In this article, you’ll learn how the Kintsugi testnet originated and why it existed. You’ll also learn how to get and send testnet Ether and tools to kickstart your development.

WARNING: The Kintsugi testnet has been DEPRECATED. This article is purely informational. Instead, use the Sepolia testnet for testing smart contracts on a post-merge testnet.

What is the Kintsugi testnet?

The Kintsugi testnet was the first major test network to experiment and familiarize the public with Ethereum in its post-merge context. Launched in December 2021 after four short-lived testnets, the Kintsugi testnet was the first public network to undergo the Merge in preparation for the long-awaited consensus layer. 

Created and maintained by the Ethereum Foundation, the organization behind the community-driven development of the Ethereum chain, the Kintsugi merge testnet launched as a proof of work (PoW) network in parallel with a Beacon Chain running proof of stake (PoS). 

Throughout the Merge, the Kitsugi network then transitioned into using the PoS mechanism. As a public post-merge Ethereum testnet, Kintsugi sought to face rigorous tests for potential issues and attack vectors.

How was the Kintsugi testnet different from other testnets?

The Kintsugi testnet was designed specifically to test the Ethereum network after the merge of a PoW chain and the Beacon Chain. Hence, the network provided Ethereum developers with a safe environment to test their applications on a theoretical post-merge Ethereum chain and prepare for the consensus network. 

Other testnets exist for developers to test their applications and contracts before deploying on the PoS mainnet. As a developer, it boils down to their need to choose a certain testnet.

{{chart}}

The actual programming of applications on the testnet doesn’t change from the mainnet. The Kintsugi testnet maintained the same developer experience as the mainnet. Ethereum launched the testnet to catch any edge cases of a post-merge PoS Ethereum chain.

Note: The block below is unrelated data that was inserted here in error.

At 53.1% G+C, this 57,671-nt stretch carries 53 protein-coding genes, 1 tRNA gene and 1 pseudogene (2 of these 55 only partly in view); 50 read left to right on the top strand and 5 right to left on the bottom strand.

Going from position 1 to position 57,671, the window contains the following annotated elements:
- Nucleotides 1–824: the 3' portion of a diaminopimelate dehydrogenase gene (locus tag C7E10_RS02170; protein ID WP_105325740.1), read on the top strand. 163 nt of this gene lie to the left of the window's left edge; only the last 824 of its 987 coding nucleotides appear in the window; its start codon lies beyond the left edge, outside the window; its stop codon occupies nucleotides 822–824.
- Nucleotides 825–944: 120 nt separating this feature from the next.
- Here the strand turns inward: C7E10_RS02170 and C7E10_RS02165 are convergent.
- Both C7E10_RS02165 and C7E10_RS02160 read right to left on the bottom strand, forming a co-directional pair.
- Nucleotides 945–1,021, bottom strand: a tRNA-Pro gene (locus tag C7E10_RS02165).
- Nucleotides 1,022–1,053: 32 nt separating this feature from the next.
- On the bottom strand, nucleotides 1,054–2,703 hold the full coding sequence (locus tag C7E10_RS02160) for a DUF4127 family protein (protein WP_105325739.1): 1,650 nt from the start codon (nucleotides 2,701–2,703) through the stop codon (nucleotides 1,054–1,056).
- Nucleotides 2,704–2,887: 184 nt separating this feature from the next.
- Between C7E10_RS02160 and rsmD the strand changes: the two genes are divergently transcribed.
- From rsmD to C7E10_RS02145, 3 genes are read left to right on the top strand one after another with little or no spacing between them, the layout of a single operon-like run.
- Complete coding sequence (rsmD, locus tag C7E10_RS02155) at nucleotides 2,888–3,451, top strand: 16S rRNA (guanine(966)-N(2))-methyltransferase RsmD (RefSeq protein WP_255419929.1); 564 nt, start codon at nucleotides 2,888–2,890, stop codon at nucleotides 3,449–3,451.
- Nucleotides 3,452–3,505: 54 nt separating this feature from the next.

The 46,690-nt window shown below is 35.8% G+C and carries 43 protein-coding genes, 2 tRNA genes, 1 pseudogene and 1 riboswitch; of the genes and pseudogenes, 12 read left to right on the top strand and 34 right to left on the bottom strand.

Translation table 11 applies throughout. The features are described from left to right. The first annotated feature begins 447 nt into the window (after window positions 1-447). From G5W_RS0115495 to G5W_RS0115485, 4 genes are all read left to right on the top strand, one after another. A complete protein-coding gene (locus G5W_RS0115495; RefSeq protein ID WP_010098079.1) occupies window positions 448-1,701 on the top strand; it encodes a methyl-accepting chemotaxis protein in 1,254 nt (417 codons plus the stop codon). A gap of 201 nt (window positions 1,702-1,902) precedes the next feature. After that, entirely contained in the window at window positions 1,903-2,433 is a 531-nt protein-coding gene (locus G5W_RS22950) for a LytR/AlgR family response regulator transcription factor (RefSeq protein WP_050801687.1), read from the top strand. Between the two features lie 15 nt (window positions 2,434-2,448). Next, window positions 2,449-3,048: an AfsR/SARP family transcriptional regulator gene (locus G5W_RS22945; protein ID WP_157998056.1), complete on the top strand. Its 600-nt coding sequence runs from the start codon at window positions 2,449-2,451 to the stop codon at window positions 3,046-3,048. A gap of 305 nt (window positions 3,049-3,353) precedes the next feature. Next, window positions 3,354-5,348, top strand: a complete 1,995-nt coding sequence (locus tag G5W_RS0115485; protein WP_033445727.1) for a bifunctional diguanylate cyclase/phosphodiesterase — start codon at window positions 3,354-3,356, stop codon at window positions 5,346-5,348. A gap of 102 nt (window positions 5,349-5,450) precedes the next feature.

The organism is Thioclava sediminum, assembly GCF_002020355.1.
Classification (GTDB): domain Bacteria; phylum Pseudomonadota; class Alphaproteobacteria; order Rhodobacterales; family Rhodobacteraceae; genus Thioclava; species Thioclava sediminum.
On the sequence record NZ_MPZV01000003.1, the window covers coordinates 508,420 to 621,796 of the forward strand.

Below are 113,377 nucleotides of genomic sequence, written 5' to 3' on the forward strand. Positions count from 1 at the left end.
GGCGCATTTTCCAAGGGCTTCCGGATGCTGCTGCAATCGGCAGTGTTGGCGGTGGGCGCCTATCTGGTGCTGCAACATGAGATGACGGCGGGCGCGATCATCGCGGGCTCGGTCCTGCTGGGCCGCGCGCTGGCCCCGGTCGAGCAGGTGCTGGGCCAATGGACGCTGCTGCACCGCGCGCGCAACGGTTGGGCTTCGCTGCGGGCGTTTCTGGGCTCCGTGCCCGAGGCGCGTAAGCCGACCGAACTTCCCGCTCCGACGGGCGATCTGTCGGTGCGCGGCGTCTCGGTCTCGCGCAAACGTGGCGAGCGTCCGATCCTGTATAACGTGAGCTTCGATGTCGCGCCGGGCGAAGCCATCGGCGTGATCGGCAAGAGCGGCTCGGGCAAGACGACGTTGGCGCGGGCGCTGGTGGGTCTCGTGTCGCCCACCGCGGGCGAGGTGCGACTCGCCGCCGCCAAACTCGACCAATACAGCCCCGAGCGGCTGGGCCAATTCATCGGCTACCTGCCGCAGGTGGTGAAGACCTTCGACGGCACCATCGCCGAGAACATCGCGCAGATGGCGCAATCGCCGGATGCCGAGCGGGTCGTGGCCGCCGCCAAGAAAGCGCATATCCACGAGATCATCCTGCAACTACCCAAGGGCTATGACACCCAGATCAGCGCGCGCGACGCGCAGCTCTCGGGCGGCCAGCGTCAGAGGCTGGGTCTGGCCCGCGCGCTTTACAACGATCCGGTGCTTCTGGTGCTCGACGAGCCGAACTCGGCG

What happened to the Kintsugi testnet?

The Kintsugi testnet was designed to identify major bugs with the post-Merge Ethereum environment. During the testing phase, it was forked into multiple chains causing it to be deprecated in favor of a new post-merge testnet, Kiln.

A month after the launch, the Kintsugi testnet hit a significant roadblock. Among countless tests and attack vectors the testnet underwent, Marius van der Wijden, an Ethereum core developer with the Geth client team, was able to cause the network to split twice. 

By altering the hash of a newly submitted block to its parent hash, van der Wijden’s test forced conflicts between different Ethereum clients. Whereas the expected result was all clients rejecting such a faulty block, some clients accepted the block as it used the cache of the valid parent block. 

The Geth clients rejected the fault block, while Nethermind and Besu clients accepted the block, leading to the first split. Then, some Geth nodes running variations of the client disagreed on the result internally, causing the second network split.

Because the Kintsugi network lost the ability to finalize transactions due to multiple forks, the Ethereum Foundation introduced the Kiln Merge testnet in March 2022 to test the Merge once again, hoping to transition existing long-lived testnets finally. 

Since then, the Kintsugi testnet has been deprecated, and the Kiln network was used to carry out the first mainnet ‚Äúshadow fork.‚ÄĚ

Conclusion

The launch of the Kintsugi testnet marked a significant milestone for the Ethereum Foundation in completing The Merge. By opening the Kintsugi testnet up to Web3 developers, the Ethereum Foundation onboarded existing developers to deploy applications and battle-test the network with edge cases.

Although the Kintsugi network was deprecated in favor of the Kiln merge testnet, the network served its purpose of catching significant bugs. 

To get testnet ETH on popular testnets, create a free Alchemy account. To learn more about testnets, visit Alchemy’s ever-expanding catalog of developer resources on Ethereum.